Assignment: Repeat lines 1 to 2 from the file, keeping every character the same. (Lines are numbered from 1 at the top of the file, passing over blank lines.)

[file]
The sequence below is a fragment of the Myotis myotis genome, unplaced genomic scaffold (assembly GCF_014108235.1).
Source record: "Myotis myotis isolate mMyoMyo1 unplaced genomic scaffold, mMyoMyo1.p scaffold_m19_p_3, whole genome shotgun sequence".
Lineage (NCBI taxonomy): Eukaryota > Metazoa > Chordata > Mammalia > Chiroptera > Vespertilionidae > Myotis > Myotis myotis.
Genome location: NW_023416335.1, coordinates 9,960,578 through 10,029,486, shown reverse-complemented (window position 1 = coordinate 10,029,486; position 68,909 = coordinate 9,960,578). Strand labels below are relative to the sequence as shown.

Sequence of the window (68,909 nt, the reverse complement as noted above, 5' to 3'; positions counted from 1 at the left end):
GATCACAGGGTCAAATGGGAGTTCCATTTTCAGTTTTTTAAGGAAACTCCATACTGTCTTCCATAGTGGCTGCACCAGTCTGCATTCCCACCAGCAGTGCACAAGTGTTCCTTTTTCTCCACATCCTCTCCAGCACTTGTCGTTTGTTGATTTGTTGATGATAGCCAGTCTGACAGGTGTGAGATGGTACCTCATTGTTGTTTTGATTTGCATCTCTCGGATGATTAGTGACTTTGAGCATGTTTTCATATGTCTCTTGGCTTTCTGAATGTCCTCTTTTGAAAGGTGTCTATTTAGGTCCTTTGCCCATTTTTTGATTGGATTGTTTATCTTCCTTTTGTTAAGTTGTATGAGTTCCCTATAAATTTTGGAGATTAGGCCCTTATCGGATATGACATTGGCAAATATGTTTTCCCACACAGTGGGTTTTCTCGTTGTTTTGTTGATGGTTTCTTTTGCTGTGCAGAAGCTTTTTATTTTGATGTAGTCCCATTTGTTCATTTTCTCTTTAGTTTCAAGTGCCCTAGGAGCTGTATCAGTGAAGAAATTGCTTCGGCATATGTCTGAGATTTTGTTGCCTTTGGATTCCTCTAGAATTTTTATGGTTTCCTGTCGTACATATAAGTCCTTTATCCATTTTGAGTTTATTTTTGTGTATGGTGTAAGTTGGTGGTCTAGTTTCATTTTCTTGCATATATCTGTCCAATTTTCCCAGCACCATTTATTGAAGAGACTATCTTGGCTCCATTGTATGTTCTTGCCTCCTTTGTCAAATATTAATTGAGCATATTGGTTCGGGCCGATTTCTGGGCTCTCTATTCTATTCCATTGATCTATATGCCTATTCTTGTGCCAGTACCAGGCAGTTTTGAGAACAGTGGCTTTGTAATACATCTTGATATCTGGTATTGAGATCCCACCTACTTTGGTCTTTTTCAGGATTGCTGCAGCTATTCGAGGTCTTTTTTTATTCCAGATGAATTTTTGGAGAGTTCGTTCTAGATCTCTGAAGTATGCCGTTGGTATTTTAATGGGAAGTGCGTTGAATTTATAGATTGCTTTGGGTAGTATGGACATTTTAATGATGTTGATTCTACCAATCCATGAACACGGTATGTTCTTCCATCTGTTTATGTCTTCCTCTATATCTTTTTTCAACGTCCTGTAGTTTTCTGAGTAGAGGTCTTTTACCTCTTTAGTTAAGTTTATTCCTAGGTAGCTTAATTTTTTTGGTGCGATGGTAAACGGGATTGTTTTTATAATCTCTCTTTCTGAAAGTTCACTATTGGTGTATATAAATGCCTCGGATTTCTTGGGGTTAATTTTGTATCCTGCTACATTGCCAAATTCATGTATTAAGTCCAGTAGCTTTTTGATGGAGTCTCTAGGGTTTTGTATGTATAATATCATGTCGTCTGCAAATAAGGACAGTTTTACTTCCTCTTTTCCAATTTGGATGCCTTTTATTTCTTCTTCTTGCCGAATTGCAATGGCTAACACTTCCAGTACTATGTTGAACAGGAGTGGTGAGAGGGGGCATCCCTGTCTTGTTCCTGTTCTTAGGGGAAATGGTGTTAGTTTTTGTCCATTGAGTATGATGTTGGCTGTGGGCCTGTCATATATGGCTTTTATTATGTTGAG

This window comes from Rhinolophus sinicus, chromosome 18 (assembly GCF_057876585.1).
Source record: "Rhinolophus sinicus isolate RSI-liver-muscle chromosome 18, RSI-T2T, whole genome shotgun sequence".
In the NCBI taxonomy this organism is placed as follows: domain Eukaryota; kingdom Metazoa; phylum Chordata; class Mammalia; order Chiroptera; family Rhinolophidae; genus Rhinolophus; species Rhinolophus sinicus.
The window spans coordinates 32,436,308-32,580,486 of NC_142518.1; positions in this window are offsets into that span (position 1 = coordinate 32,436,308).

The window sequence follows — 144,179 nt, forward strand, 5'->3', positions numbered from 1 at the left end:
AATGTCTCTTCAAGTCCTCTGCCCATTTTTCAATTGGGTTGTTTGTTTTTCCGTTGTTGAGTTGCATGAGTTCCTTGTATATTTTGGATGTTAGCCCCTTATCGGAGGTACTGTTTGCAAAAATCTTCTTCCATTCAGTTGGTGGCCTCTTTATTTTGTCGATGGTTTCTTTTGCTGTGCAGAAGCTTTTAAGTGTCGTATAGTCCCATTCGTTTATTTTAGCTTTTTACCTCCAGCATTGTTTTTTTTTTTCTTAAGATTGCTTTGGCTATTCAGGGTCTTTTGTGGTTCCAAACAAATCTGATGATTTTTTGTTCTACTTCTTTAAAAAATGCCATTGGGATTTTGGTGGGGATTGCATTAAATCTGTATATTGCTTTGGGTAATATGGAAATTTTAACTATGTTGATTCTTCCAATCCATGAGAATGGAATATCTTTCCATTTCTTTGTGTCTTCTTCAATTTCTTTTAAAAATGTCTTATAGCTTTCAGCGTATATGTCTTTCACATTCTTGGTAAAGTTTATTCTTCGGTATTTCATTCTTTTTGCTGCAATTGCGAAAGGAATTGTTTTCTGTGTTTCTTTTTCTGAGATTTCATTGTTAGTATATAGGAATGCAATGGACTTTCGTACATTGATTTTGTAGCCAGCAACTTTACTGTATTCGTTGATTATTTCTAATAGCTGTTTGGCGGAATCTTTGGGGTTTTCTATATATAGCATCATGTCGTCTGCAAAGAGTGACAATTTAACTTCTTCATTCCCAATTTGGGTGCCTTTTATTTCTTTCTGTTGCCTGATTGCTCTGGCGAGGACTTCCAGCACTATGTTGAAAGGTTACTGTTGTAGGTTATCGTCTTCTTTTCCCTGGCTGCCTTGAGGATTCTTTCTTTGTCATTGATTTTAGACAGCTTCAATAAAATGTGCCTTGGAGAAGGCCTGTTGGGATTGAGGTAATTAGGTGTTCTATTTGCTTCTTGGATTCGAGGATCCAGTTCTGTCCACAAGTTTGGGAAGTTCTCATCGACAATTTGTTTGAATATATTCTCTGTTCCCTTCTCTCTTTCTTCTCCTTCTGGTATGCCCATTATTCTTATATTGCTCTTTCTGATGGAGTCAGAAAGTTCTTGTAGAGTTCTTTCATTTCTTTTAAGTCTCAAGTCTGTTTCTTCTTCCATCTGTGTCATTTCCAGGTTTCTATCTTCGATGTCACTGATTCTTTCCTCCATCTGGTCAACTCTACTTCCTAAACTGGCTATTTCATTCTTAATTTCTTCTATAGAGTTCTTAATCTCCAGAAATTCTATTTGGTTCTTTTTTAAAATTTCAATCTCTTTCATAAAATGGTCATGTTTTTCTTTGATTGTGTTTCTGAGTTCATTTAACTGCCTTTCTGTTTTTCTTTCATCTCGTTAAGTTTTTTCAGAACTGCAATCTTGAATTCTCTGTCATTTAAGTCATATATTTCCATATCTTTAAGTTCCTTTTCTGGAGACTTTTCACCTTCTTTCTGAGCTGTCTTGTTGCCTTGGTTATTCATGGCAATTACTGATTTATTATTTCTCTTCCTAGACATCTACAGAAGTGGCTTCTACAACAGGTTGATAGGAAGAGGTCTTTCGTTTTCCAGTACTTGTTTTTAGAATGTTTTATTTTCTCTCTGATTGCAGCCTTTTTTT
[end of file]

The sequence below is a fragment of the Myotis myotis genome, unplaced genomic scaffold (assembly GCF_014108235.1).
Source record: "Myotis myotis isolate mMyoMyo1 unplaced genomic scaffold, mMyoMyo1.p scaffold_m19_p_3, whole genome shotgun sequence".